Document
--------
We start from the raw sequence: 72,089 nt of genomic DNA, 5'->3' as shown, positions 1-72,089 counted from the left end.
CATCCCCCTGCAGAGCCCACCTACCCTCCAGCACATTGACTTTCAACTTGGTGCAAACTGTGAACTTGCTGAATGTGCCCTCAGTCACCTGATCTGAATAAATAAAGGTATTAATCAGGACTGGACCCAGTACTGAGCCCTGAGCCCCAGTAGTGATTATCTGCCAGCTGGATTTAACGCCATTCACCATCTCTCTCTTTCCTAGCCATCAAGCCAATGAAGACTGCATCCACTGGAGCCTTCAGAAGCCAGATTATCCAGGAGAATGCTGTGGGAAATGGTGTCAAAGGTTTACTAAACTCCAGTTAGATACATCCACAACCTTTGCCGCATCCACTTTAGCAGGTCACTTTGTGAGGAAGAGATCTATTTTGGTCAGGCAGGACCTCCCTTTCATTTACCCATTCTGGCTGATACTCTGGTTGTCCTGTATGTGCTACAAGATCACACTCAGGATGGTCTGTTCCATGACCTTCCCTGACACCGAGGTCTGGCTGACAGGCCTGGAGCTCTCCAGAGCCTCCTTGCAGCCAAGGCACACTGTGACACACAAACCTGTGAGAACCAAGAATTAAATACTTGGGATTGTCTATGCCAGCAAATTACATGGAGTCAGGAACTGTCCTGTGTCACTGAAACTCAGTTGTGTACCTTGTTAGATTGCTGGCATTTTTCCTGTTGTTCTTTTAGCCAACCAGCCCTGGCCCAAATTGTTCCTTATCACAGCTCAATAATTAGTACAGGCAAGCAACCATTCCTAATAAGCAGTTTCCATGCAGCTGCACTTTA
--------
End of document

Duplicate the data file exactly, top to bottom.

We start from the raw sequence: 72,089 nt of genomic DNA, 5'->3' as shown, positions 1-72,089 counted from the left end.
CATCCCCCTGCAGAGCCCACCTACCCTCCAGCACATTGACTTTCAACTTGGTGCAAACTGTGAACTTGCTGAATGTGCCCTCAGTCACCTGATCTGAATAAATAAAGGTATTAATCAGGACTGGACCCAGTACTGAGCCCTGAGCCCCAGTAGTGATTATCTGCCAGCTGGATTTAACGCCATTCACCATCTCTCTCTTTCCTAGCCATCAAGCCAATGAAGACTGCATCCACTGGAGCCTTCAGAAGCCAGATTATCCAGGAGAATGCTGTGGGAAATGGTGTCAAAGGTTTACTAAACTCCAGTTAGATACATCCACAACCTTTGCCGCATCCACTTTAGCAGGTCACTTTGTGAGGAAGAGATCTATTTTGGTCAGGCAGGACCTCCCTTTCATTTACCCATTCTGGCTGATACTCTGGTTGTCCTGTATGTGCTACAAGATCACACTCAGGATGGTCTGTTCCATGACCTTCCCTGACACCGAGGTCTGGCTGACAGGCCTGGAGCTCTCCAGAGCCTCCTTGCAGCCAAGGCACACTGTGACACACAAACCTGTGAGAACCAAGAATTAAATACTTGGGATTGTCTATGCCAGCAAATTACATGGAGTCAGGAACTGTCCTGTGTCACTGAAACTCAGTTGTGTACCTTGTTAGATTGCTGGCATTTTTCCTGTTGTTCTTTTAGCCAACCAGCCCTGGCCCAAATTGTTCCTTATCACAGCTCAATAATTAGTACAGGCAAGCAACCATTCCTAATAAGCAGTTTCCATGCAGCTGCACTTTA